SportsMed Orthopaedic Group, Inc.
SportsMed Orthopaedic Group, Inc.
SportsMed Orthopaedic Group, Inc.
Welcome to SportsMed Orthopaedic Group, Inc.
General Office Visits Surgery Before Surgery After Surgery General

How do I make an appointment?

Dr. Wolf and his fellow sees patients at 3000 California Street in San Francisco. The staff will assist you in scheduling an appointment for the next available opening. Please call (415) 563-2600 during regular business hours. Dr. Wolf's practice is limited to the treatment of shoulder and knee problems in order to give you the most specialized care and cutting-edge technology. Other physicians (orthopaedic surgeons) in his office are available to care for the full spectrum of orthopedic issues if needed. Dr. Wolf does his best to minimize the time you need to wait before getting an appointment. Most urgent patients can be accommodated by Dr. Wolf or his staff the same week if medically necessary. Please call directly and alert the staff if your problem is urgent. Read the "Appointment Information" section for further details about your visit.

3000 California Street, San Francisco
(415) 563-2600

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Where are your offices?

Dr. Wolf sees patients at his San Francisco office at 3000 California Street on the third floor. The office directions are all in the "About Us" section of the website.

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Where does Dr. Wolf operate?

Dr. Wolf operates at California Pacific Hospital (California & Pacific campuses), St. Mary's Medical Center, California Pacific Medical Center, Marin General Hospital, Pacific Heights Surgery Center, Marin Specialty Surgery Center. The locations, directions, and phone numbers are all in the "About Us" section of the website.

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What should I know about my medication (risks, adverse effects, etc.)?

Medscape

Many medications have side effects. It is important that you make yourself aware of the possible risks of your medications so that you can inform your physician if any adverse effects occur. Medscape "drug info" is an excellent Web site that will provide you with most of the pertinent information regarding any of your medications. Please click on the link provided above and type in your medication name to read the information. In general, your primary care physician is the best person to monitor your general health and prescribe all of your long-term medications. This will enable your primary physician to make any changes as dictated by your health or potential medication interactions.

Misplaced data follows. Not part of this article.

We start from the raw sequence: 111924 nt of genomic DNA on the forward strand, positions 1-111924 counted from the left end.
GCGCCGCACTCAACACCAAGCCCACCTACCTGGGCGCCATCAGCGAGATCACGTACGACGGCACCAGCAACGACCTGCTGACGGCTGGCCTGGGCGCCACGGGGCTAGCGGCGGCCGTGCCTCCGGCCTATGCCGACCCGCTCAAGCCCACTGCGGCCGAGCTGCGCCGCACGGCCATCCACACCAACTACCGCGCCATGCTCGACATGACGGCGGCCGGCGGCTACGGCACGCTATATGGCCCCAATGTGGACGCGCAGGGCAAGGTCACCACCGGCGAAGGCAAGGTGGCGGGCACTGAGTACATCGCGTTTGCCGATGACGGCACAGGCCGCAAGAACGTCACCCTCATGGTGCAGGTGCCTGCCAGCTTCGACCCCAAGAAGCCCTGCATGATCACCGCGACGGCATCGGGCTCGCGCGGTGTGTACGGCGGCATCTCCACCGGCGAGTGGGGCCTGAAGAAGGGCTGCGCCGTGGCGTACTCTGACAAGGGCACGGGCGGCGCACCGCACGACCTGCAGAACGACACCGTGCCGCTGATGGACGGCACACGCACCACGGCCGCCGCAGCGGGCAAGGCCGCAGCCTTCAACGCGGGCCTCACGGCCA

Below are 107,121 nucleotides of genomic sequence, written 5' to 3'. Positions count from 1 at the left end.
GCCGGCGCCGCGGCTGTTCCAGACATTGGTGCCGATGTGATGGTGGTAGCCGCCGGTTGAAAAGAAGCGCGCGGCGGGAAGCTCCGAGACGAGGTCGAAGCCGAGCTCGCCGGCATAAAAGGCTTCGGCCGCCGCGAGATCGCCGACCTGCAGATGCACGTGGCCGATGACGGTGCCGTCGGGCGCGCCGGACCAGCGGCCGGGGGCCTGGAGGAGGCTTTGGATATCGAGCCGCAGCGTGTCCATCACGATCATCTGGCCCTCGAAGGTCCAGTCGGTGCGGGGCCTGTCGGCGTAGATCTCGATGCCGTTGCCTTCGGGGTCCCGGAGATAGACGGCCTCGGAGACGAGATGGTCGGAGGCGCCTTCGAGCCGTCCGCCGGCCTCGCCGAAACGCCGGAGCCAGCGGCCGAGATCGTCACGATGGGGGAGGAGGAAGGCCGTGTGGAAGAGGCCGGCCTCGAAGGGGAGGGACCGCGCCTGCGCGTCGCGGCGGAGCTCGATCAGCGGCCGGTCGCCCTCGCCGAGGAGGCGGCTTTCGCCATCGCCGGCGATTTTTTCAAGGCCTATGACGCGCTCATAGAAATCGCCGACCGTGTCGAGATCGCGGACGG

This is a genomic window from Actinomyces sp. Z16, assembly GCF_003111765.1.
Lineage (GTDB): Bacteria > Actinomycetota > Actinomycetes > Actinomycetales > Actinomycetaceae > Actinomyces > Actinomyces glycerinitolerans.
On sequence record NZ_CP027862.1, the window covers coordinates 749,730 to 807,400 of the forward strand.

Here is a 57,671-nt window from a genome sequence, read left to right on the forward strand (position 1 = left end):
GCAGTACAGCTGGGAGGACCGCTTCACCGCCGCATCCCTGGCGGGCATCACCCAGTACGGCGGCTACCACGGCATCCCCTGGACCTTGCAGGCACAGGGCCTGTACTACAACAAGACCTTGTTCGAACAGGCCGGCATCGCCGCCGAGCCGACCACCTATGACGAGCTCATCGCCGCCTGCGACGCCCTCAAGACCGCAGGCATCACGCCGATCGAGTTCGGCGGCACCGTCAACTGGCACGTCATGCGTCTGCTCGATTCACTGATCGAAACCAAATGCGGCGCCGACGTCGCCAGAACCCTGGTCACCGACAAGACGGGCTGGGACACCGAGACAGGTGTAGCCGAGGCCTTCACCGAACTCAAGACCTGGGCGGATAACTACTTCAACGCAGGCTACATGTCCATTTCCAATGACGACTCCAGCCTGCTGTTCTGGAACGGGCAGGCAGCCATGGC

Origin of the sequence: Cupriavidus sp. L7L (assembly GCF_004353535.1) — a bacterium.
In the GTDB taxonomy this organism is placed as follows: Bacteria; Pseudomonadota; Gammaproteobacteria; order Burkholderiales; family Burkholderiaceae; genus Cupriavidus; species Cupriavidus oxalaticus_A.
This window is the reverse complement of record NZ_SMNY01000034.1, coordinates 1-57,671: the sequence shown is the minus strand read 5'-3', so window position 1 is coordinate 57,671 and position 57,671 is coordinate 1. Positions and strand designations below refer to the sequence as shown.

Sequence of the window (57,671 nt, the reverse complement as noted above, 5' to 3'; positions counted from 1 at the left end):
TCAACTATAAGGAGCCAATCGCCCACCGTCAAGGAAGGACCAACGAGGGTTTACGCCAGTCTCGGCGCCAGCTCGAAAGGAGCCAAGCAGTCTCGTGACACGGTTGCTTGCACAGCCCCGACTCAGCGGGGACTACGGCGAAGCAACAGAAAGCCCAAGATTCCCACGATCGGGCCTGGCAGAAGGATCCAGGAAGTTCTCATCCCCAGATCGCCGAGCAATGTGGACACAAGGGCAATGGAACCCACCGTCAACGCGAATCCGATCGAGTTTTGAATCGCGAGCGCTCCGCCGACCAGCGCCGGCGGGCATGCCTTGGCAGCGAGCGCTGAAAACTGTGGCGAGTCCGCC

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How do I get a refill on my prescription?

Routine medication refills will only be given during business hours, Monday through Friday, 8:30 a.m. to 5:00 p.m. Refills after hours and on weekends are done only for emergencies. This policy is designed to prevent medical errors and to allow for proper documentation of prescriptions. Remember to have the medication name and pharmacy number available before you call.

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Office Visits

What should I bring to the office for my appointment?

Please read the "Appointment Information" section of the website before your visit. This will answer many questions for you and help avoid any problems with your insurance. In general your appointment will be facilitated by having an organized file of your medical history, medications, previous studies such as X-ray, MRI, or CT with reports, and copies of any previous operative reports which relate to your current problem. You can ask any previous surgeon to fax your chart information and operative notes to our office if you do not have them available. Also remember to bring your insurance information so that our staff can assist you with your claim forms as needed.

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Should I fill out any forms before my visit?

Below are several forms which will help us to best care for you and promptly treat your problem. For new patients, please fill out the Demographics Form, Health History Form, and the Injury Form related to your presented complaint. They should be printed and brought with you for your appointment. Established patients with a new complaint only need to fill out the appropriate Injury Form.

Downloadable Patient Forms 

Patient Registration Form
Patient Questionnaire
Notice of Privacy Practices

Workers' Compensation Downloadable Forms

Patient Registration Form
Patient Questionnaire
History Of Present Illness or Injury



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Who do I contact regarding billing questions?

For billing questions and concerns, please call Ruth Cox at Superior Medical Billing 1-800-217-2326.

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Surgery